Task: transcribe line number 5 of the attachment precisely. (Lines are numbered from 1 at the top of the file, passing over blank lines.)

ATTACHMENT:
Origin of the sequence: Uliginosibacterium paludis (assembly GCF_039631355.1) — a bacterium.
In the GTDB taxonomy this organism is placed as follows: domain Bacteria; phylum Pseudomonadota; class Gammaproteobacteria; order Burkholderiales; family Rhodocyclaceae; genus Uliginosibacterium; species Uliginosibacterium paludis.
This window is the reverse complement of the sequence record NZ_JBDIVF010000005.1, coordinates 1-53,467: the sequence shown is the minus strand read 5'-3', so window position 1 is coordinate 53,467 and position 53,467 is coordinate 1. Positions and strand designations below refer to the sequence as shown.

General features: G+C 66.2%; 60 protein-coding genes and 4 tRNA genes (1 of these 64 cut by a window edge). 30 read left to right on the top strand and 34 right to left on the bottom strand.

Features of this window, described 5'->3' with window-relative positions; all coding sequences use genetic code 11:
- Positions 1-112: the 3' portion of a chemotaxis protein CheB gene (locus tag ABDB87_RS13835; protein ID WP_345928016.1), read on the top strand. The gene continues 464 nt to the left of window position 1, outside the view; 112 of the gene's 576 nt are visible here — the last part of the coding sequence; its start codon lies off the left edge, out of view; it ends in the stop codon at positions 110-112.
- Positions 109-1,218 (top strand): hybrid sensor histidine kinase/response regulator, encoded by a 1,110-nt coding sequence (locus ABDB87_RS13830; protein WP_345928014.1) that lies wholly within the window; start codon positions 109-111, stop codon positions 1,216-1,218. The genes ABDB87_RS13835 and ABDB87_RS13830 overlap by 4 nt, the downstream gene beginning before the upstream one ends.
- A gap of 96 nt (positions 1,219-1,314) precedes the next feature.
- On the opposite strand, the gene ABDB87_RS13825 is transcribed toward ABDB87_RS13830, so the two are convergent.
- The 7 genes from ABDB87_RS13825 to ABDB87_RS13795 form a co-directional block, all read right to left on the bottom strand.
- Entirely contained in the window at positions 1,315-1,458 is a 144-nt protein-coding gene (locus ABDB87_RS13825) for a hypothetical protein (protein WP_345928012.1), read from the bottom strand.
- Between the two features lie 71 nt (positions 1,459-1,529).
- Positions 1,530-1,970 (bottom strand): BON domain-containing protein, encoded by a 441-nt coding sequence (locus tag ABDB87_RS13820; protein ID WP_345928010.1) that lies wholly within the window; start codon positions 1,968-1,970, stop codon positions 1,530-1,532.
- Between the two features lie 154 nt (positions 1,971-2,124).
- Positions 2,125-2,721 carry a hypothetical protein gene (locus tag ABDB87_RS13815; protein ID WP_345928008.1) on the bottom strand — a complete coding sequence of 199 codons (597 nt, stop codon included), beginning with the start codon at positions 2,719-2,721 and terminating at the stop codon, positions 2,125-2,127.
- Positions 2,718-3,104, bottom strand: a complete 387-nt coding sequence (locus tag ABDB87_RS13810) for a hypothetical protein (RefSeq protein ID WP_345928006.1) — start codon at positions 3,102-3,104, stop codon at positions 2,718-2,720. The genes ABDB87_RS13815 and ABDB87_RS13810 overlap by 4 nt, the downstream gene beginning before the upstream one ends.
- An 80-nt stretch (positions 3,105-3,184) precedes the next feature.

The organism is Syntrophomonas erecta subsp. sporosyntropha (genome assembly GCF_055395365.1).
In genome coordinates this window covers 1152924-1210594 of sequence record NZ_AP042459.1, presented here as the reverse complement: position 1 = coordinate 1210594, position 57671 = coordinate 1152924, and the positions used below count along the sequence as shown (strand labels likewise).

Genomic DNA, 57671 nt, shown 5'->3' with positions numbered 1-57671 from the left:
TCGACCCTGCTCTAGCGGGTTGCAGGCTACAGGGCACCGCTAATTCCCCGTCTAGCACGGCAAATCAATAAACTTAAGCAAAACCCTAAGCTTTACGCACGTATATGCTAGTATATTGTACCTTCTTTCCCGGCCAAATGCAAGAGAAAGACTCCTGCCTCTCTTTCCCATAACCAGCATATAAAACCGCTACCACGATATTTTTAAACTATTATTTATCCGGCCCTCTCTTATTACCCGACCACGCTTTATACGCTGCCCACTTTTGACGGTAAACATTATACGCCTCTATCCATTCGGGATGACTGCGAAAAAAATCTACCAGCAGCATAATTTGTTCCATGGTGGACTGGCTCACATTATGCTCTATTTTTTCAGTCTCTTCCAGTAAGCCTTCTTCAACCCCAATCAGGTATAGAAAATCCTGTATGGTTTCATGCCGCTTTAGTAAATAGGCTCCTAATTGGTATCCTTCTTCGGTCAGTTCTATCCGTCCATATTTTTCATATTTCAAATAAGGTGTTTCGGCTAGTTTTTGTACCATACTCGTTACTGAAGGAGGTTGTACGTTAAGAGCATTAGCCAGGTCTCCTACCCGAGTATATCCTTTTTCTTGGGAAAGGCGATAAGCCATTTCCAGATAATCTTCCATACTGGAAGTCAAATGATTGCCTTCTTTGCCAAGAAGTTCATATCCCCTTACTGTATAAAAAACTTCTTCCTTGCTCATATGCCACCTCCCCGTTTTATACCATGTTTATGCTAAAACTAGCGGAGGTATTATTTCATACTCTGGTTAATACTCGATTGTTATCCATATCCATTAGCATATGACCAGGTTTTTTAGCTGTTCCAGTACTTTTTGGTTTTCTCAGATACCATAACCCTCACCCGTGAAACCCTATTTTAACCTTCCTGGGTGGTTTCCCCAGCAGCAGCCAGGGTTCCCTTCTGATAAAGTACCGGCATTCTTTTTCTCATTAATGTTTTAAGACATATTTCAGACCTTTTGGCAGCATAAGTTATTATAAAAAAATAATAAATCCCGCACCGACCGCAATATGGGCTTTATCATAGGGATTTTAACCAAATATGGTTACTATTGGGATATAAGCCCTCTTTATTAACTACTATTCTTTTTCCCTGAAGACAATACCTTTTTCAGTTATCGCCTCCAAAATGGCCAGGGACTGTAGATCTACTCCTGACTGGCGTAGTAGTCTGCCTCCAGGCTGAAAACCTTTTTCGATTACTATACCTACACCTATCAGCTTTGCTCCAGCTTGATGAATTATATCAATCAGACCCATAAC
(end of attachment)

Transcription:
Features of this window, described 5'->3' with window-relative positions; all coding sequences use genetic code 11: